I could not do burpees or pull-ups; there was a time when I passed through both without hesitation. I missed my old self. The woman I was before I knew he existed. Tall, athletic, and fearless. Confident. Could do burpees and pull-ups. But she’s dead, he killed her. And whatever is left wakes up every morning and stares in the mirror confused like, who is this bitch?
But it’s 2017 now and I said I’d stop thinking about him.
By spring I could do one or two burpees. Pull-ups are still out the question. People say they can see the weight leaving, the stress melting and taking with it years off my once solemn face. They cheer for me, say yay! You’re no longer thinking about him! About how he’d look when he’d yell at you, sharp eyed, all gnashing teeth like a gargoyle. Don’t let his voice echo in your ears. Don’t remember his tonality, the way his voice would break when he wailed words like, you bitch, you spoiled little bitch!
Try and date, they tell me. Try and date. Have fun! I try frantically to date, to have fun. I try to do anything but remember his friend, a woman, who he confided in. He told her how I made him feel small. She told him through text: There’s a reason she’s as old as she is and still single.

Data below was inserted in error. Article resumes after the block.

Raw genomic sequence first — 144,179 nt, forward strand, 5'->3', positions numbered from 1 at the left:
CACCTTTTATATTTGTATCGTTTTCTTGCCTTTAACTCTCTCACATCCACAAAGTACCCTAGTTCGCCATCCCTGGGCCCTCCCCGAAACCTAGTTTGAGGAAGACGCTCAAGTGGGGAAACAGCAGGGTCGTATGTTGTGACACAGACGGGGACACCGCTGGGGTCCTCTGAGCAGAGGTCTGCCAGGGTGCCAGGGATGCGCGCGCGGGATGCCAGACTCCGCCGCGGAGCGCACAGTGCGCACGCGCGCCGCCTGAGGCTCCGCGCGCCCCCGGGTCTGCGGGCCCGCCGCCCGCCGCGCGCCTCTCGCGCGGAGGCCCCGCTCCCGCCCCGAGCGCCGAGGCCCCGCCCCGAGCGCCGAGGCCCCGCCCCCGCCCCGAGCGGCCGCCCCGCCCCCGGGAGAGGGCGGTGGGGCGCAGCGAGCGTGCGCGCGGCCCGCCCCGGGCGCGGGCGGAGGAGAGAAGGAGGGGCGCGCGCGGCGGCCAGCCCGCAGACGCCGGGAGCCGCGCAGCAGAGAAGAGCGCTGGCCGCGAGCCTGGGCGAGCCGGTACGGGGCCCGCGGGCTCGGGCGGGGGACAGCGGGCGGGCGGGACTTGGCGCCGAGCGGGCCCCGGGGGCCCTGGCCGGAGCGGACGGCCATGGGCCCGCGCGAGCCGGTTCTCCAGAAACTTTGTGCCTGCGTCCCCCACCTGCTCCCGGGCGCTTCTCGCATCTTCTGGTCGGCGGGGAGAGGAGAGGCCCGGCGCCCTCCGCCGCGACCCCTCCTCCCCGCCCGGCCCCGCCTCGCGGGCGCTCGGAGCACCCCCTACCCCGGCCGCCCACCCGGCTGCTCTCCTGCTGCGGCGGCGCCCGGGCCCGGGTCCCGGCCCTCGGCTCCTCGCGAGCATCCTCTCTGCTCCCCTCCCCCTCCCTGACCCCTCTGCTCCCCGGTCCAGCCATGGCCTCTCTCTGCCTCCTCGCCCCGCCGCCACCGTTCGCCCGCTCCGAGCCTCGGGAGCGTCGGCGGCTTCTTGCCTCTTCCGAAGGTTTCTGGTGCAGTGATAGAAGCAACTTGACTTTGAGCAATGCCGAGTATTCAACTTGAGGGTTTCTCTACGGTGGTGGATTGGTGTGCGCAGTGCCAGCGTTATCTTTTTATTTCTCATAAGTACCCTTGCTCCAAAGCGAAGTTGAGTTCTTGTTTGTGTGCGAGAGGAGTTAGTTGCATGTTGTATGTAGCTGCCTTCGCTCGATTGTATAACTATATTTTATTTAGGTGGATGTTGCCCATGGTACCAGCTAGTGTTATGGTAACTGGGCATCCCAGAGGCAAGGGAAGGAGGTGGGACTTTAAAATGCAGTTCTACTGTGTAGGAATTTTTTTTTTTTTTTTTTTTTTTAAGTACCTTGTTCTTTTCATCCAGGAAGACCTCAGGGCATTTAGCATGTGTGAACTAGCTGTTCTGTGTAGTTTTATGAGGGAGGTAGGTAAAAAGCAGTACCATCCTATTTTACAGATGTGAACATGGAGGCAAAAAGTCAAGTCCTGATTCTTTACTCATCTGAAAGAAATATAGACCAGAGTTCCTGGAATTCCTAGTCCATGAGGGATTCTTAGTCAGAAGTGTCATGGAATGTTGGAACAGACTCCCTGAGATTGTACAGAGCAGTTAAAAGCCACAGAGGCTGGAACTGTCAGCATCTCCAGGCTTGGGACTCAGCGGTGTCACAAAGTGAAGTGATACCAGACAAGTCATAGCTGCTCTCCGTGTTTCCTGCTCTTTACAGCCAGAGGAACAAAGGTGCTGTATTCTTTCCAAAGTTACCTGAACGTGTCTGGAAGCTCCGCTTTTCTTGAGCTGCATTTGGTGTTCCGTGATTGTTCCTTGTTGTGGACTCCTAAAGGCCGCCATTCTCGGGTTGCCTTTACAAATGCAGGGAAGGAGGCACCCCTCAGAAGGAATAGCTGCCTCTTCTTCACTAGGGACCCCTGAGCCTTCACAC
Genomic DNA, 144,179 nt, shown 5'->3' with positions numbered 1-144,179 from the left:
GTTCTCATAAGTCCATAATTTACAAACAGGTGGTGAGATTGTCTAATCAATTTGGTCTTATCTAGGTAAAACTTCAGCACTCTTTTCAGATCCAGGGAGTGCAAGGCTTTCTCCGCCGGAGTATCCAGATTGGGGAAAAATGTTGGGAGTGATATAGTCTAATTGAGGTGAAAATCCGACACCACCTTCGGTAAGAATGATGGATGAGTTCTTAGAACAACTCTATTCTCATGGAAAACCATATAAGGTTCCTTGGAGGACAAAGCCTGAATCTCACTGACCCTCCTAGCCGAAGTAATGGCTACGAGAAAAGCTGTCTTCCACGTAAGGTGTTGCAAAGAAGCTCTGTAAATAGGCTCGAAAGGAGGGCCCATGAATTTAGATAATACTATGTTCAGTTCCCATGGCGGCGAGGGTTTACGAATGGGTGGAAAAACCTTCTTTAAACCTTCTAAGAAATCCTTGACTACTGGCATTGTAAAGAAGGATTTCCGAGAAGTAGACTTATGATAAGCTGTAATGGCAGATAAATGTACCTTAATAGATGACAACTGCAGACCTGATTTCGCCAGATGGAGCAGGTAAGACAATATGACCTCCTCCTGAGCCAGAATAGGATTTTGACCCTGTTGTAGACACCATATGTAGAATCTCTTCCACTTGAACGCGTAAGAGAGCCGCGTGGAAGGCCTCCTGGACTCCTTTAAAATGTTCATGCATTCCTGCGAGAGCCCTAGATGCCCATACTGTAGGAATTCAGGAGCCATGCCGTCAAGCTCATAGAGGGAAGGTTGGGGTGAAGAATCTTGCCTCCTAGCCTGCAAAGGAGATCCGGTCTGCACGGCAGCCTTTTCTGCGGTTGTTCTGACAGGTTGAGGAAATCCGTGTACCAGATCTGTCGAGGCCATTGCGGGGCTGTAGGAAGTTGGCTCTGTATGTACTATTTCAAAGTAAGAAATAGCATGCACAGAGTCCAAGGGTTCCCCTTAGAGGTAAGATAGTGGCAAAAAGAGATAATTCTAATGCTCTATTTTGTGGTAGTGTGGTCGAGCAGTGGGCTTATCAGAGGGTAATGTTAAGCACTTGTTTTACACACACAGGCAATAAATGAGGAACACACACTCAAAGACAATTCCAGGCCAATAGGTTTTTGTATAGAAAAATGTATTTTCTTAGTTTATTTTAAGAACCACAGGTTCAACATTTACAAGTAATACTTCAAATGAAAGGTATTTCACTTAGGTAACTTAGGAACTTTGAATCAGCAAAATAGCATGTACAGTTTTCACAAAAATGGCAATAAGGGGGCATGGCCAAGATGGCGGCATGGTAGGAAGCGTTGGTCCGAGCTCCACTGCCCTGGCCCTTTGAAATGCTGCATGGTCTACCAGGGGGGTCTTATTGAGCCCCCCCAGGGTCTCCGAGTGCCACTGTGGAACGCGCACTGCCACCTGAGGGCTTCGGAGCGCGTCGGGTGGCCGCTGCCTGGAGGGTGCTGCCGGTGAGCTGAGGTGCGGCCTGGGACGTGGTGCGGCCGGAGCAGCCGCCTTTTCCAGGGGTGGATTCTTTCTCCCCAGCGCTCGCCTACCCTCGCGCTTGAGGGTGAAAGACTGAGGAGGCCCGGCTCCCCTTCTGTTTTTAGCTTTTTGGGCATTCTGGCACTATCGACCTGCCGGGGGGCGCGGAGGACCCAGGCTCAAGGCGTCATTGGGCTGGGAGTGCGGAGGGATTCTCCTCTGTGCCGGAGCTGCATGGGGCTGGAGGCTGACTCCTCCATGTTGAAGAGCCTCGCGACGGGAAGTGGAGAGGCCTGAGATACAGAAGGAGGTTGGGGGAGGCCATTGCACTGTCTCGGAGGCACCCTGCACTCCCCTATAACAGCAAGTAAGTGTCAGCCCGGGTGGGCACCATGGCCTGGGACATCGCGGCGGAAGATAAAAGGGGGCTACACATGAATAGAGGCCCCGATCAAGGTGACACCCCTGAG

I was 30.
Don’t think about him, don’t think about him, don’t think about him. Don’t think about how he smashed that door, left knuckle prints in your chest of drawers. Forget about how he’d rather be right and you be sick than he be wrong and allow you antibiotics. Don’t wonder if any of the awful words he called you are true.
It’s exhausting. It’s exhausting to remember him and even more exhausting to actively not remember. It’s exhausting to not talk about him, but when I open my mouth and his name comes out, I see the groans and the side-eyes. I see their glances that silently demand I just get over it, and I feel the burn of shame.
Don’t wonder if any of the awful words he called you are true.
And if I speak through the shame, he comes for me. He always comes for me. “Keep your name out my mouth,” he warns in a barrage of texts and emails. Blocking him doesn’t matter; he just finds another phone to harass from.
Even as I watch women take down much more powerful men than him, I fear our voice. I fear seeing a 504 area code pop up on my phone or his initials in my inbox. Mostly, I fear that one day I say too many words that may compel him to wait for me at my front door with his fists clenched.
So, it’s easier not to think about him.
Maybe 2018 will be my year.